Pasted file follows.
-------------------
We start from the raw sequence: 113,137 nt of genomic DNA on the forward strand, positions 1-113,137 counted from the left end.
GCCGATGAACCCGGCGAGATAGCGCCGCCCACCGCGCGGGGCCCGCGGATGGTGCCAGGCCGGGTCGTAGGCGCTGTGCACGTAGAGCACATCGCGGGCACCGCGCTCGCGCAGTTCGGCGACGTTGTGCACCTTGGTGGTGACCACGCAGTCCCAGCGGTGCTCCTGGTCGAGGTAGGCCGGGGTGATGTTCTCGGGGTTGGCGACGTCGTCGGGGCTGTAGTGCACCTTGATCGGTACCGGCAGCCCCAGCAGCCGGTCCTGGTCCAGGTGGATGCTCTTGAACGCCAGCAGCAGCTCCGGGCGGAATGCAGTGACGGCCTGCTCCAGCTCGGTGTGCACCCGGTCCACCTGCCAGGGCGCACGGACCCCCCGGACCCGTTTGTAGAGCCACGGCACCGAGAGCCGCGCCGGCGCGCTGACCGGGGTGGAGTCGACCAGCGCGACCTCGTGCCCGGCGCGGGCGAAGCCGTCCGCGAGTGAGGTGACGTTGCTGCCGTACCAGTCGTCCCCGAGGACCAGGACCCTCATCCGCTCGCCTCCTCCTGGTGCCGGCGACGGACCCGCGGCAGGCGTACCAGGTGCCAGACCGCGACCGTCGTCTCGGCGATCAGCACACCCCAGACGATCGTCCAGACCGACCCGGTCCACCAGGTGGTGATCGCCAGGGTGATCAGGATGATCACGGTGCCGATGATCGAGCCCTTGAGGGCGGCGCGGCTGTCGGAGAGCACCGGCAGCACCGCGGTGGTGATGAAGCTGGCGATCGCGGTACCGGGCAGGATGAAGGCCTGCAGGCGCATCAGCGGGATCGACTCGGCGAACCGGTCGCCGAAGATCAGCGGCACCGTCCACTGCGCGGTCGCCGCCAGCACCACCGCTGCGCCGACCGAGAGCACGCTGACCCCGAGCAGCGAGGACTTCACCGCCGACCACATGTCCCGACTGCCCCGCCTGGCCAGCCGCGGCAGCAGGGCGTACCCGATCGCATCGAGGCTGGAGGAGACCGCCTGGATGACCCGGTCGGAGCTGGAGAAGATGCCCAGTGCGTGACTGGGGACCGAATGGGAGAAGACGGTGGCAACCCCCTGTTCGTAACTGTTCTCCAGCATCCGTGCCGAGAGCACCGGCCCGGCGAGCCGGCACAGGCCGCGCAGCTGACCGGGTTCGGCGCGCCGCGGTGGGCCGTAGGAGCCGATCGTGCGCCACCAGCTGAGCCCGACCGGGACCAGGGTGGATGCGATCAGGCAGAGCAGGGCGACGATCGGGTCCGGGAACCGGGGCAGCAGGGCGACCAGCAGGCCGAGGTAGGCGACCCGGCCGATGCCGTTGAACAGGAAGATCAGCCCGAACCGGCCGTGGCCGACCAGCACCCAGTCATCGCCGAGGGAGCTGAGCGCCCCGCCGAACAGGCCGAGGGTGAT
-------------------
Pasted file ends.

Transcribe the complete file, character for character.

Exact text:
We start from the raw sequence: 113,137 nt of genomic DNA on the forward strand, positions 1-113,137 counted from the left end.
GCCGATGAACCCGGCGAGATAGCGCCGCCCACCGCGCGGGGCCCGCGGATGGTGCCAGGCCGGGTCGTAGGCGCTGTGCACGTAGAGCACATCGCGGGCACCGCGCTCGCGCAGTTCGGCGACGTTGTGCACCTTGGTGGTGACCACGCAGTCCCAGCGGTGCTCCTGGTCGAGGTAGGCCGGGGTGATGTTCTCGGGGTTGGCGACGTCGTCGGGGCTGTAGTGCACCTTGATCGGTACCGGCAGCCCCAGCAGCCGGTCCTGGTCCAGGTGGATGCTCTTGAACGCCAGCAGCAGCTCCGGGCGGAATGCAGTGACGGCCTGCTCCAGCTCGGTGTGCACCCGGTCCACCTGCCAGGGCGCACGGACCCCCCGGACCCGTTTGTAGAGCCACGGCACCGAGAGCCGCGCCGGCGCGCTGACCGGGGTGGAGTCGACCAGCGCGACCTCGTGCCCGGCGCGGGCGAAGCCGTCCGCGAGTGAGGTGACGTTGCTGCCGTACCAGTCGTCCCCGAGGACCAGGACCCTCATCCGCTCGCCTCCTCCTGGTGCCGGCGACGGACCCGCGGCAGGCGTACCAGGTGCCAGACCGCGACCGTCGTCTCGGCGATCAGCACACCCCAGACGATCGTCCAGACCGACCCGGTCCACCAGGTGGTGATCGCCAGGGTGATCAGGATGATCACGGTGCCGATGATCGAGCCCTTGAGGGCGGCGCGGCTGTCGGAGAGCACCGGCAGCACCGCGGTGGTGATGAAGCTGGCGATCGCGGTACCGGGCAGGATGAAGGCCTGCAGGCGCATCAGCGGGATCGACTCGGCGAACCGGTCGCCGAAGATCAGCGGCACCGTCCACTGCGCGGTCGCCGCCAGCACCACCGCTGCGCCGACCGAGAGCACGCTGACCCCGAGCAGCGAGGACTTCACCGCCGACCACATGTCCCGACTGCCCCGCCTGGCCAGCCGCGGCAGCAGGGCGTACCCGATCGCATCGAGGCTGGAGGAGACCGCCTGGATGACCCGGTCGGAGCTGGAGAAGATGCCCAGTGCGTGACTGGGGACCGAATGGGAGAAGACGGTGGCAACCCCCTGTTCGTAACTGTTCTCCAGCATCCGTGCCGAGAGCACCGGCCCGGCGAGCCGGCACAGGCCGCGCAGCTGACCGGGTTCGGCGCGCCGCGGTGGGCCGTAGGAGCCGATCGTGCGCCACCAGCTGAGCCCGACCGGGACCAGGGTGGATGCGATCAGGCAGAGCAGGGCGACGATCGGGTCCGGGAACCGGGGCAGCAGGGCGACCAGCAGGCCGAGGTAGGCGACCCGGCCGATGCCGTTGAACAGGAAGATCAGCCCGAACCGGCCGTGGCCGACCAGCACCCAGTCATCGCCGAGGGAGCTGAGCGCCCCGCCGAACAGGCCGAGGGTGAT